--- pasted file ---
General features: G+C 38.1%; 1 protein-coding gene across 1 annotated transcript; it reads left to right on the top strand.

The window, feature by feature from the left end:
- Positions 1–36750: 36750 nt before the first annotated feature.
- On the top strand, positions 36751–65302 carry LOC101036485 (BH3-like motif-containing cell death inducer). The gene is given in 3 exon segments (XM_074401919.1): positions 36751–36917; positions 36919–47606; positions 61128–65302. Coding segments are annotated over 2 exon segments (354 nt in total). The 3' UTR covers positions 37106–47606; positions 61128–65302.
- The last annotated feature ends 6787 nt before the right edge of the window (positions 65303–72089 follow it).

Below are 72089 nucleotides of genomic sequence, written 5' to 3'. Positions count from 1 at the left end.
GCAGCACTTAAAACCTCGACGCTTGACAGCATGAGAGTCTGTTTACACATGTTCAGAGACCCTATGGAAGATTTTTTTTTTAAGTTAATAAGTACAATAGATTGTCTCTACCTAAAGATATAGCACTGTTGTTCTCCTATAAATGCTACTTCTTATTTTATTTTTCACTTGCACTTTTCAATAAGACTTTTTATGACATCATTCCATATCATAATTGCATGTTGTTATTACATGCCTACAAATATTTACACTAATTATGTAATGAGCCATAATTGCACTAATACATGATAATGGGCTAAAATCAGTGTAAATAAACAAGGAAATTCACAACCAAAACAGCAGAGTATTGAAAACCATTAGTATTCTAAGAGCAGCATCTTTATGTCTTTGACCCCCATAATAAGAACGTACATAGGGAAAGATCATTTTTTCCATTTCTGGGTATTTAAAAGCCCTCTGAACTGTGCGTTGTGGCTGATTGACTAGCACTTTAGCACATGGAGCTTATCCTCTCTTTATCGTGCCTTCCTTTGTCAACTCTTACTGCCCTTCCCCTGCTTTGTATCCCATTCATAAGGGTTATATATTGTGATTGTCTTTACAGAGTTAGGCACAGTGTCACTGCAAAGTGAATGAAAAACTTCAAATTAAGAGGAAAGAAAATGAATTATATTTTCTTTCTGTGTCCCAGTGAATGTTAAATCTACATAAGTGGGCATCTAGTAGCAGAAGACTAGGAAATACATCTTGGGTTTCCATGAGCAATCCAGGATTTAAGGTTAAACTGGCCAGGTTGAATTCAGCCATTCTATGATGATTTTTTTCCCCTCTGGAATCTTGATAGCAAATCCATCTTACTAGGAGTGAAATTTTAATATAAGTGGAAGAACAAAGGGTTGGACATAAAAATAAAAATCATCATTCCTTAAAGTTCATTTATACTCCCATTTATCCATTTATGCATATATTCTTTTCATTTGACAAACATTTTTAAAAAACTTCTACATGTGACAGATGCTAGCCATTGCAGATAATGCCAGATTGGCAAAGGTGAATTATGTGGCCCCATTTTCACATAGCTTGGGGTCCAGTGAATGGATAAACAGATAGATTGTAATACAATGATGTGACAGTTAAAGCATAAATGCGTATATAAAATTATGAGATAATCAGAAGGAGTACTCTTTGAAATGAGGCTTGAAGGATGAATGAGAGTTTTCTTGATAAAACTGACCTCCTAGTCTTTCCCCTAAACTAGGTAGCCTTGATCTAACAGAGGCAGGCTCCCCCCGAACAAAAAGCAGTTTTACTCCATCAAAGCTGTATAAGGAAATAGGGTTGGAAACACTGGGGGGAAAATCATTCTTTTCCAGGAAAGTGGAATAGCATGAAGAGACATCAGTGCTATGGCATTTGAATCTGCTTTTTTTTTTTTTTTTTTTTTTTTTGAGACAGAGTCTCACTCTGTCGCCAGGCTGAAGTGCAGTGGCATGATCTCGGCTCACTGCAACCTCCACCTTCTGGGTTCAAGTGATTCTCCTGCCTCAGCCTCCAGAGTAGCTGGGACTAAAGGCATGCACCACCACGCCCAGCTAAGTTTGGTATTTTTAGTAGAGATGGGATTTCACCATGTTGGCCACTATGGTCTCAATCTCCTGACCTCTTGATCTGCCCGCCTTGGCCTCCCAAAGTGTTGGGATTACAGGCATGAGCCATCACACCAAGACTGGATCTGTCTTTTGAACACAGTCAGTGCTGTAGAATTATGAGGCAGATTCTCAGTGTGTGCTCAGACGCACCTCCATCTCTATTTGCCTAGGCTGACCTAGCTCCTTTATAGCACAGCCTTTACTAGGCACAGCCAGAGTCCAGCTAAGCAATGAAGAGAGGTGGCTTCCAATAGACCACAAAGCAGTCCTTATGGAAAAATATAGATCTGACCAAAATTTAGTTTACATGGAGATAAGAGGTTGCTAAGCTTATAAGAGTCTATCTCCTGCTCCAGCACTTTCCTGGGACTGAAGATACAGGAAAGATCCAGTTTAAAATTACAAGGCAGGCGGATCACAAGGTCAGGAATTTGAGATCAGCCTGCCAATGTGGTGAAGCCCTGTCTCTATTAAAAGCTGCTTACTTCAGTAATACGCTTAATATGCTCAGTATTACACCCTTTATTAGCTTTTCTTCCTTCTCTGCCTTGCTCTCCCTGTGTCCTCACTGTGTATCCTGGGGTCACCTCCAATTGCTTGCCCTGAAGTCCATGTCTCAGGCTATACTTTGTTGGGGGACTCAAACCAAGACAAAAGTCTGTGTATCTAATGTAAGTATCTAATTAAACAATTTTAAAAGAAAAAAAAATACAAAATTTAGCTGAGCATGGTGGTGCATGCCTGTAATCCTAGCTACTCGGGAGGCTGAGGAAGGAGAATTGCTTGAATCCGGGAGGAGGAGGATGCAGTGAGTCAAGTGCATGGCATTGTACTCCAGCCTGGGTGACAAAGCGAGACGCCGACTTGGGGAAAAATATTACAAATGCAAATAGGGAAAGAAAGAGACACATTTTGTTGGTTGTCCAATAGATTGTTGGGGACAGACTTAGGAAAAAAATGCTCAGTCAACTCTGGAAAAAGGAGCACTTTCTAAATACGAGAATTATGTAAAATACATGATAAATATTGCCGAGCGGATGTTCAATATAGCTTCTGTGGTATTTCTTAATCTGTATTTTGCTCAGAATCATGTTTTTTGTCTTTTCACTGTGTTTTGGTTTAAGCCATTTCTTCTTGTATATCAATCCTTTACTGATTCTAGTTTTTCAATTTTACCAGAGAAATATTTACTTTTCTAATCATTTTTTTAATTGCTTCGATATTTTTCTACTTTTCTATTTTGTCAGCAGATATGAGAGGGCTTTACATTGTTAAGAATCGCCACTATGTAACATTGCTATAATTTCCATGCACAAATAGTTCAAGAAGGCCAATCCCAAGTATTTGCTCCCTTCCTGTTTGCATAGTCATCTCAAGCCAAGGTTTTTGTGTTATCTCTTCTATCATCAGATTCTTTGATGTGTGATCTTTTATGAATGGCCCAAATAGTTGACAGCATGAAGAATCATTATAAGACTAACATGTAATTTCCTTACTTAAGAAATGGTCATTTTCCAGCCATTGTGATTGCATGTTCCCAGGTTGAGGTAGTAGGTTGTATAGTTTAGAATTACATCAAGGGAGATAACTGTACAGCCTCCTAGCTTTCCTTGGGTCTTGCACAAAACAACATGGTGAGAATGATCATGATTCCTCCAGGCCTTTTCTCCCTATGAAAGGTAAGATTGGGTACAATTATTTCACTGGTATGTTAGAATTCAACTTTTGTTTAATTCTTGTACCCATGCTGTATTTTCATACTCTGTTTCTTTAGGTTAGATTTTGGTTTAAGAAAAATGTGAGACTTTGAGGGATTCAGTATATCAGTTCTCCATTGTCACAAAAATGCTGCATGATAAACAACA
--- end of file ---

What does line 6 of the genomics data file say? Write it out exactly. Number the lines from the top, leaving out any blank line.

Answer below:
Below are 72089 nucleotides of genomic sequence, written 5' to 3'. Positions count from 1 at the left end.